“Arran, thou art like sunshine, and my heart
Yearns on thee in thine Ocean of the West;
To hear thy bells would be a life of bliss;
And, if thy soil might be my last abode,
I should not envy those who sleep secure
Beside Saint Peter and Saint Paul. My light,
My sunny Arran! all my heart’s desire
Lies in the Western Ocean and in thee!”

There are eleven Irish and three Latin poems said to be written by Saint Columba, and one of these is in praise of Saint Bridget, who was living when he was born. Columba was not only a poet himself, but the friend of the bardic order, who held from Druidic times so high a rank in society, and who frequented monasteries as well as palaces. Columba received even the wandering bards of the highways into his monasteries, and especially in one which he founded in Loch Key, which was afterward the Cistercian House of Boyle. He employed them to write the annals of the monastery, and to sing to the harp before the community. He loved books as well as poetry; and his passion was transcribing manuscripts which he collected in his travels, and he is said to have made with his own hand three hundred copies of the gospels or psalter. One of these remains. It is a copy of Saint Jerome’s translation of the four evangelists, and an inscription testifies that he wrote it in twelve days. He was once refused by an aged hermit the sight of his books, and the legend says that, in consequence of his anger, the books became illegible at the hermit’s death. The anger of Columba about another manuscript led to more important consequences – his own conversion from a literary monk to an ascetic missionary. While he visited his old master, Saint Frinan, he shut himself up by night in the church to make a secret copy of the psalter. His light was seen, and the abbot claimed possession of the copy. Columba appealed to his kinsman, the supreme monarch Dermot, who was the friend of monks; for, when an exile, he had found a refuge in the monastery of Saint Kieran, the schoolfellow of Columba, which they both had built in an islet of the Shannon, and which became Clonmacnoise. Dermot decided that the copy belonged to the abbot. Columba was indignant. The murder of a prince of Connaught, whom he had protected, increased his anger against Dermot, and he foretold his ruin. His own life was in danger, he fled toward Tirconnel, and the monks of Monasterboys told him that his path was beset. He escaped alone, and passed through the mountains, singing as he went his song of confidence; and, as tradition says, these verses will protect all who repeat them on their journeys:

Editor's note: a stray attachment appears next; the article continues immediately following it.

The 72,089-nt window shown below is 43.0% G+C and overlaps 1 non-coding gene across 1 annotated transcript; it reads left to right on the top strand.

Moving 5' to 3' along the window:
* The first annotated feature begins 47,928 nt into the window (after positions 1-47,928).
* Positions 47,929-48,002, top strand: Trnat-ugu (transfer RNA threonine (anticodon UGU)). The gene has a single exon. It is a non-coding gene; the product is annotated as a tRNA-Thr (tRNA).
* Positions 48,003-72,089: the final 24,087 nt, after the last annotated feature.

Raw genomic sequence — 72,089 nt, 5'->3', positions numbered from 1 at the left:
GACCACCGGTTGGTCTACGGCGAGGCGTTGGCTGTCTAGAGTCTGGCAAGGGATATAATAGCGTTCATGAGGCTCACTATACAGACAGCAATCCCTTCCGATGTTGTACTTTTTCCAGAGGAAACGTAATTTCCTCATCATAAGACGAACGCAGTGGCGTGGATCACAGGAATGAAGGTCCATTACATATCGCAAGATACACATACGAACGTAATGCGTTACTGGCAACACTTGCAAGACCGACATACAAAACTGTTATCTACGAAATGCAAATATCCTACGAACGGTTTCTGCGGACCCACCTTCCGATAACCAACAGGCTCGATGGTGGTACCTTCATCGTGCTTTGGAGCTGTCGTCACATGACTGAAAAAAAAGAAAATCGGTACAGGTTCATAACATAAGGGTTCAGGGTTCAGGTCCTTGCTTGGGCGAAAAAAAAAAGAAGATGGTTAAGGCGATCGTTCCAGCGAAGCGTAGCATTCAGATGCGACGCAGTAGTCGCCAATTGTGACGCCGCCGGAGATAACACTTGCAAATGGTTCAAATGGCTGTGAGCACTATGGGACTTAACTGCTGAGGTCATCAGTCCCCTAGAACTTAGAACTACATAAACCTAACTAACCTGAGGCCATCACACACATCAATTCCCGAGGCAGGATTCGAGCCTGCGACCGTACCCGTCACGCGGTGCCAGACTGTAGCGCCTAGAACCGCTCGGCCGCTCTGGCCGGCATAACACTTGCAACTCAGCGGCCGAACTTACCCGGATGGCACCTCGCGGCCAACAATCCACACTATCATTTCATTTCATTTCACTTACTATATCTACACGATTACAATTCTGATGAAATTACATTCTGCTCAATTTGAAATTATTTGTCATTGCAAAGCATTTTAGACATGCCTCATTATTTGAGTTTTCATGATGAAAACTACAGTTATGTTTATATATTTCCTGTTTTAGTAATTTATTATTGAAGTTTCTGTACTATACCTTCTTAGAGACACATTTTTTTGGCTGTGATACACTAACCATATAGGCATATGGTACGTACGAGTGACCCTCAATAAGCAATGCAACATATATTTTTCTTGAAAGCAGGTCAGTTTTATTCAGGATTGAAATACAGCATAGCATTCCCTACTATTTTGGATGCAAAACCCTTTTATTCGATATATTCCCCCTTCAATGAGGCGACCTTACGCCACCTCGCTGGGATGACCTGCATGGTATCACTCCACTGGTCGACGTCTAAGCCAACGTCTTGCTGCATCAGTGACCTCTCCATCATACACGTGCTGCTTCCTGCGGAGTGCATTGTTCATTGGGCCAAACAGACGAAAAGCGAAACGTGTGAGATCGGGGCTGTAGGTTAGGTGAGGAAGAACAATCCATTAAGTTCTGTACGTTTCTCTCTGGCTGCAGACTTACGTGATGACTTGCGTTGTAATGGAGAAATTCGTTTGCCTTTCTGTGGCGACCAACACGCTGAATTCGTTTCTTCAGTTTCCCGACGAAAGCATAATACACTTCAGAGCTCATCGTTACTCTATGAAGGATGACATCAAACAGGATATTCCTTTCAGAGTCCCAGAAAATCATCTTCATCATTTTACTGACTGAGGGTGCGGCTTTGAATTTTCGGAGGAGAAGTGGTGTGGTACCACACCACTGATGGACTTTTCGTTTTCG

“I am alone upon the mountain, O my God!
King of the sun! direct my steps, and guard
My fearless head among a thousand spears;
Safer than on an islet in a lake
I walk with thee; my life is thine to give
Or to withhold, and none but thou canst add
Or take an hour from its appointed time.
What are the guards? they cannot guard from death.
I will forget my poor and peaceful cell,
And cast myself on the world’s charity;
For he who gives will be repaid, and he
Who hoards will lose his treasure. God of life.
Woe be to him who sins! The unseen world
Will come when all he sees has passed away.
The Druids trust to oaks and songs of birds:
My trust is in the God who made me man,
And will not let me perish in the night.
Him only do I serve, the Son of God,
The Son of Mary – Holy Trinity,
The Father, Son, and Holy Ghost, with him
Is my inheritance; my cell
Is with the monks of Kells and Holy Moen.”

Columba reached his country, and stirred up his clan, the Hy Nialls of the north, against Dermot, and the Hy Nialls of the south; and with the aid of the king of Connaught, whose son had been slain, Dermot was defeated, and fled to Tara. The victory was attributed to the prayers and fasts of Columba, and the manuscript which had caused this civil war became a national relic with the O’Donnells. It was a Latin psalter, and was enclosed in a portable altar, and carried by a priest into all these battles, and has been miraculously preserved to the present times.

But in the midst of his triumphs, Columba himself was conquered. He felt the pangs of remorse, and suffered the reproaches of the religious. He was summoned to a synod at Tailtan, and condemned, when absent, for having shed Christian blood. But Columba had always shared the contests of his clan, and, though a monk, was still a prince of the O’Donnells. He went to the synod which had condemned him unheard, to dispute their decision. When Columba entered, the abbot Brendan, founder of Berr, rose up and gave him the kiss of peace. All wondered, but the abbot said: “If you had seen, as I did, the fiery column and the angels who preceded him, you would have done the same. Columba is destined by God to be the guide of a nation to heaven.” The excommunication was reversed, and the sentence of Columba was, that he should convert as many heathens as he had caused Christians to die in battle. Columba was safe, but not at rest; he went from desert to desert, and from monastery to monastery, to seek some holy teacher of penance. One hermit reproached him as the cause of war.